No thermostat in room heaters?

Discussion in 'General Electronics Chat' started by tracecom, Jan 11, 2012.

  1. tracecom

    Thread Starter AAC Fanatic!

    Apr 16, 2010
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    I just read this on-line and was surprised.

    "Most room heaters with a temperature control work by controlling the duty cycle of the heater, which in turn controls the energy output. However, without temperature feedback, it’s up to the user to continually adjust the heater for maximum comfort."

    I thought that all room heaters had at least a bi-metallic thermostat, but not so, according to the quote above. I know that many room heaters do turn off and on based the setting of a rotary control; what causes them to turn on and off if not a thermostat?
     
  2. Adjuster

    Well-Known Member

    Dec 26, 2010
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    I think sometimes they use a bimetallic strip effort heated by a little local element. It's not a thermostat as such, as it does not depend much on room temperature. It produces a sort of crude slow PWM to vary the heat. Similar things are used with electric cooker elements, or used to be, back in the day. Try Googling "Simmerstat".
     
    Last edited: Jan 11, 2012
  3. tracecom

    Thread Starter AAC Fanatic!

    Apr 16, 2010
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    I guess it's semantics, because I consider any switch that automatically turns a heating or cooling apparatus on and off in response to temperature changes to be a thermostat. Granted, some of them are much cruder than others, but thermostats just the same.

    Apparently, not everyone sees it the same as I.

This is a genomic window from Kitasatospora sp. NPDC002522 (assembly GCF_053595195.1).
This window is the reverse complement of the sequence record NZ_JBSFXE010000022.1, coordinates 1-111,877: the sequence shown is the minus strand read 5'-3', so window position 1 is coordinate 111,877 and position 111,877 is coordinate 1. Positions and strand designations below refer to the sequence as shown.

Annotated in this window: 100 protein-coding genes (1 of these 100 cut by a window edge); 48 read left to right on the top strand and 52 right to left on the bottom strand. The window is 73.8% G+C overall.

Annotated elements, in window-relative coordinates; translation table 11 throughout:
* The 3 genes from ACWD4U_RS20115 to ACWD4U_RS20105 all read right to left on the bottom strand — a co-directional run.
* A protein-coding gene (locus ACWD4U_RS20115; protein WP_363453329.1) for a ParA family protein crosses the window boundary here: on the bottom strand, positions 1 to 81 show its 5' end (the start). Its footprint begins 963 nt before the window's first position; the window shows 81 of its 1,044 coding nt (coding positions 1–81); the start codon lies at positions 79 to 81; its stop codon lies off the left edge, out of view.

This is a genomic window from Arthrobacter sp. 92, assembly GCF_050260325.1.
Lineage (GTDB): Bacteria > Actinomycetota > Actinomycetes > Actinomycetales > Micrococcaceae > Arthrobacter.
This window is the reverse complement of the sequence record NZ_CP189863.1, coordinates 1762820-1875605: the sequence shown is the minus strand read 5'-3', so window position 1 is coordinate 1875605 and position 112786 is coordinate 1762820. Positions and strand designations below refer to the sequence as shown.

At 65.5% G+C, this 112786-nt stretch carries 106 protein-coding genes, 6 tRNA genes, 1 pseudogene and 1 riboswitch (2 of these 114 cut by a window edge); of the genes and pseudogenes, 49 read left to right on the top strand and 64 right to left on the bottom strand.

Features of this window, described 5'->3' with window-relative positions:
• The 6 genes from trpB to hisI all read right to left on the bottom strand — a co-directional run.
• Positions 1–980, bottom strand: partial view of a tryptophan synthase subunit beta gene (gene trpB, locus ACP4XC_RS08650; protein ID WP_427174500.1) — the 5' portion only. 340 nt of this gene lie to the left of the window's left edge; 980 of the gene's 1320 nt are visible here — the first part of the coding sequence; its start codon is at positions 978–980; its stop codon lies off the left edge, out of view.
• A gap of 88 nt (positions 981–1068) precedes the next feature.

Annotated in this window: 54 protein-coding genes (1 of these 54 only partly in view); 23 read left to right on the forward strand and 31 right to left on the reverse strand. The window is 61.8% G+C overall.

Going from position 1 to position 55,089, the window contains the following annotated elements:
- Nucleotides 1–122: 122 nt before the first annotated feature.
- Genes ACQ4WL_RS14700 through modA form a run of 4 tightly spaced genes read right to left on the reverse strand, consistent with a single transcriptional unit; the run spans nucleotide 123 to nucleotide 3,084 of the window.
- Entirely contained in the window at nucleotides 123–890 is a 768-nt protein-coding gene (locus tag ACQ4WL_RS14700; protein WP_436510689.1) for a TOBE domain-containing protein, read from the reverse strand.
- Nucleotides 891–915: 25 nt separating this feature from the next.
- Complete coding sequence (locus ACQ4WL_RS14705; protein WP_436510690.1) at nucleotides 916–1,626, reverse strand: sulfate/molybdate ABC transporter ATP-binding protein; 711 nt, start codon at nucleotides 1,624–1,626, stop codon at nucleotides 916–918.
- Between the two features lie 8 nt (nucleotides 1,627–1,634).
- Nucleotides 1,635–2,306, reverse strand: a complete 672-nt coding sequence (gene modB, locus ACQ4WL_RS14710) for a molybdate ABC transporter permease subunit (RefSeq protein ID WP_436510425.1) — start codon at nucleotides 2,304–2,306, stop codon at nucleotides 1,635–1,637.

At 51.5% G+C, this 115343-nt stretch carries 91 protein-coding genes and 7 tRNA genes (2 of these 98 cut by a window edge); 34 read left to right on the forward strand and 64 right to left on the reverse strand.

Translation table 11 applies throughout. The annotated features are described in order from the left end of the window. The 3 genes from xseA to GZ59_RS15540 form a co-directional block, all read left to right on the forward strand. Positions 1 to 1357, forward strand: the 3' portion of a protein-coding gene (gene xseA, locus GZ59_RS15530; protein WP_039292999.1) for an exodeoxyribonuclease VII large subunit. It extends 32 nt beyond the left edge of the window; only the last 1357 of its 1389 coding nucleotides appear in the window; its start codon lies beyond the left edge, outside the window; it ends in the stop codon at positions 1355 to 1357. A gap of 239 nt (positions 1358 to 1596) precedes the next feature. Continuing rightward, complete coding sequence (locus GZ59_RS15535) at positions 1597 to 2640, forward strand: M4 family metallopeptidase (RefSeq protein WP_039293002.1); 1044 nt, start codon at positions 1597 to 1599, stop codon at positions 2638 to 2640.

4. strantor

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    Oct 3, 2010
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    where did you pull that quote? Things are different in different areas. When I was in korea the heater in my room definately didn't have a thermostat. You turn the knob up, it gets hot, then hotter, then you wake up in the middle of the night sweating and turn it down, only to wake in the morning to near freezing temps inside. So annoying. had to find the "butter zone" where it was just warm enough to keep the ice devils outside without burning the paint off the walls. but then, if the weather changed, so did the temp inside
     
  5. Brownout

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    Jan 10, 2012
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    It depends on the heater. I have two electric room heaters, and they both have thermostats ( bi-metal switches ) To save on manufacturing costs, some heaters have a simple duty-cycle controller, and you are the thermostat! If you're hot, you turn it down, and visa-versa.
     
  6. tracecom

    Thread Starter AAC Fanatic!

    Apr 16, 2010
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    OK, I finally get it. The switch that turns the heater on and off is apparently time based as opposed to temperature based. But that immediately raises the question in my mind about how the timer works and how that can possibly be cheaper than a bi-metal thermostat.
     
  7. Brownout

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    Jan 10, 2012
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    The strip can also be heated just by the current it passes. I think that's how electric range controls work.
     
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